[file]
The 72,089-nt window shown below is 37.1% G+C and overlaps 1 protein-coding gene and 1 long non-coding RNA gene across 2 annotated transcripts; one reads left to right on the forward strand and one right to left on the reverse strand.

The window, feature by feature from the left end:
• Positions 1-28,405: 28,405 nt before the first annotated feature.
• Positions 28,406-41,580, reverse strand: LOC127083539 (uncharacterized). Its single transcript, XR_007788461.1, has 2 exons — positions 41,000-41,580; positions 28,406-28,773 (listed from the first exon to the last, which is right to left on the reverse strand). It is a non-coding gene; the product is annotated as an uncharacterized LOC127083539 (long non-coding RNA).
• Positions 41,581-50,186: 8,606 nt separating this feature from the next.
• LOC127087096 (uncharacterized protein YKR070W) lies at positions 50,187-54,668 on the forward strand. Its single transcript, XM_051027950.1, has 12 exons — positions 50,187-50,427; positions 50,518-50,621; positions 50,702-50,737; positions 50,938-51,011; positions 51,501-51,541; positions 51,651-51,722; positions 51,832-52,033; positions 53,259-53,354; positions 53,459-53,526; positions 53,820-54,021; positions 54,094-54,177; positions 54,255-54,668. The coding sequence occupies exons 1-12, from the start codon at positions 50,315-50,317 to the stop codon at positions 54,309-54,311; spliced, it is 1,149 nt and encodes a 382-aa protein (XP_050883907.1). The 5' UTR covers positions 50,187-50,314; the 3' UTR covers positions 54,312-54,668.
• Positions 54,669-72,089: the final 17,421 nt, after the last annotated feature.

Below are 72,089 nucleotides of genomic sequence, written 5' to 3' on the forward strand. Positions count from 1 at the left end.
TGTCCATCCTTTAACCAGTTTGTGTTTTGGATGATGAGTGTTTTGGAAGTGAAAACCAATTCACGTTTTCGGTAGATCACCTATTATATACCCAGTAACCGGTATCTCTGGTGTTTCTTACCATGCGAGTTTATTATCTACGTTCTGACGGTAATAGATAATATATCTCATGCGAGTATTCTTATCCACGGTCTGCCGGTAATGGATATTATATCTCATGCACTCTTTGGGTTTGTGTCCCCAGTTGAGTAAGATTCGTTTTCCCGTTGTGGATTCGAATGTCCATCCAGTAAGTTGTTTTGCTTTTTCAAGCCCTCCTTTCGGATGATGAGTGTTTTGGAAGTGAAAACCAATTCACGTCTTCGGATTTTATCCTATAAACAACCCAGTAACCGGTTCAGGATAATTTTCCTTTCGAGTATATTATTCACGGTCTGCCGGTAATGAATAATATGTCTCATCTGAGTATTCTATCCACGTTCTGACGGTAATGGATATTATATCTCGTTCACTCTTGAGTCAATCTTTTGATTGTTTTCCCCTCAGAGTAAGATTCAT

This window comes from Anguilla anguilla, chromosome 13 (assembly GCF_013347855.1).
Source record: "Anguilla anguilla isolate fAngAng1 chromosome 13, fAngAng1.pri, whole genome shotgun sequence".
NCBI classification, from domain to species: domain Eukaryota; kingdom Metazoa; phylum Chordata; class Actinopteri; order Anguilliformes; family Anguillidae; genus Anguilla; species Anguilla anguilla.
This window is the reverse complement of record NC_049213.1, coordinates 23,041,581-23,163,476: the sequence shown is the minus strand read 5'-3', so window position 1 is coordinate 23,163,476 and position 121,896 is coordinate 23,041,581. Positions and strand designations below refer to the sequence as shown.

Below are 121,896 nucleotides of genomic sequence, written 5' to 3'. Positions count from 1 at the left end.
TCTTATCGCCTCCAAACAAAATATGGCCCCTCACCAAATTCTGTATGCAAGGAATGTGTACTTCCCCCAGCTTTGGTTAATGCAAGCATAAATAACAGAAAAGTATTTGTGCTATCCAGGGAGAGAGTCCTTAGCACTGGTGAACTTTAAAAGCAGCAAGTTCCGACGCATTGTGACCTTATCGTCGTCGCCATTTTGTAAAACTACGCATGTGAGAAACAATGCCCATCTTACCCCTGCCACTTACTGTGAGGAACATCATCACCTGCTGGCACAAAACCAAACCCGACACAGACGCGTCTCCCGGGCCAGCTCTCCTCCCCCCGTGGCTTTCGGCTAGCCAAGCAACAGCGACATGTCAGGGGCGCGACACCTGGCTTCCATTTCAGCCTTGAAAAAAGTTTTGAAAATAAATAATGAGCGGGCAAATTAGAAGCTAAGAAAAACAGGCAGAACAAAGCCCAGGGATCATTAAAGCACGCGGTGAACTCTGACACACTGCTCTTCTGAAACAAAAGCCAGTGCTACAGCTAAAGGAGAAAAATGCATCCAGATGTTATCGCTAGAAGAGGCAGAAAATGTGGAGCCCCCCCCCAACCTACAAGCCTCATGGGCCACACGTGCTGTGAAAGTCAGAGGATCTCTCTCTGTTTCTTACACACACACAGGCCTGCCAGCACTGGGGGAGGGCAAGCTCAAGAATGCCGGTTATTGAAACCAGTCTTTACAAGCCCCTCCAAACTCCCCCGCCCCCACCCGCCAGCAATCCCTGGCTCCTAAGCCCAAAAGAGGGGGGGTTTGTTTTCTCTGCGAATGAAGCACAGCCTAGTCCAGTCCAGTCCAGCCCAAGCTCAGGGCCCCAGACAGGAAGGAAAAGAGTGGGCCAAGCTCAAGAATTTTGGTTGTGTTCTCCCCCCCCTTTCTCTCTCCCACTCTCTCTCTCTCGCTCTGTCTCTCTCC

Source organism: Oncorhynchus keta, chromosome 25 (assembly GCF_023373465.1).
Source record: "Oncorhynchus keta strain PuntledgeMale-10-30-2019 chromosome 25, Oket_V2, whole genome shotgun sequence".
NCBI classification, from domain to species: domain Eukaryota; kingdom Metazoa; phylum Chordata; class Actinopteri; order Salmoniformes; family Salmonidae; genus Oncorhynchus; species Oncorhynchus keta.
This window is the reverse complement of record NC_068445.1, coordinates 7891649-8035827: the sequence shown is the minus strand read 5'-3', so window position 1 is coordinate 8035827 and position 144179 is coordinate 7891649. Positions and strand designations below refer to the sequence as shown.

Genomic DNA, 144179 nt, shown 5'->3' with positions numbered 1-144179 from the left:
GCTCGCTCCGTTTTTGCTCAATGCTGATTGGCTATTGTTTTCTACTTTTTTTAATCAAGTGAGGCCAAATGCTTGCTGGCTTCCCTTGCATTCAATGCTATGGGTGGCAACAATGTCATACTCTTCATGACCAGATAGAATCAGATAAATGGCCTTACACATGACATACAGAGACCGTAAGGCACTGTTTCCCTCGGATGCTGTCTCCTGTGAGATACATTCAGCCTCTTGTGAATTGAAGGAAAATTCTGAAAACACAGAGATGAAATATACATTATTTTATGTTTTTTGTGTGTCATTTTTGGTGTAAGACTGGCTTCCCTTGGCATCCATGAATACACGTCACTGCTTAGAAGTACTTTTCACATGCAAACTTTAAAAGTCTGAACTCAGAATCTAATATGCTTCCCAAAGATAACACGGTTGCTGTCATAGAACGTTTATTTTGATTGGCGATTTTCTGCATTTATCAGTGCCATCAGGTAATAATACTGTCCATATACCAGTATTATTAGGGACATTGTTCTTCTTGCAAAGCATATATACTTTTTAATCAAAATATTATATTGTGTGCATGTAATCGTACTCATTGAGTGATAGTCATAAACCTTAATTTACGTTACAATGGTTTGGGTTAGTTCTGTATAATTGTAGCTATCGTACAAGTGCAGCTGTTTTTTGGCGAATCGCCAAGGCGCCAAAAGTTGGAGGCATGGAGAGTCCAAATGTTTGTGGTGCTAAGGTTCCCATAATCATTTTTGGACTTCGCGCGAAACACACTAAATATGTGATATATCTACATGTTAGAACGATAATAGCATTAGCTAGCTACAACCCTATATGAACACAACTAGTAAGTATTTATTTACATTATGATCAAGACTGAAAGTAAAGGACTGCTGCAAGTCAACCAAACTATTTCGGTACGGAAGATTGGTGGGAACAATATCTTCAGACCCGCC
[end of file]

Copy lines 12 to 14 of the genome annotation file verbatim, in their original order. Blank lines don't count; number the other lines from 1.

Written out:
NCBI classification, from domain to species: domain Eukaryota; kingdom Metazoa; phylum Chordata; class Actinopteri; order Anguilliformes; family Anguillidae; genus Anguilla; species Anguilla anguilla.
This window is the reverse complement of record NC_049213.1, coordinates 23,041,581-23,163,476: the sequence shown is the minus strand read 5'-3', so window position 1 is coordinate 23,163,476 and position 121,896 is coordinate 23,041,581. Positions and strand designations below refer to the sequence as shown.

Below are 121,896 nucleotides of genomic sequence, written 5' to 3'. Positions count from 1 at the left end.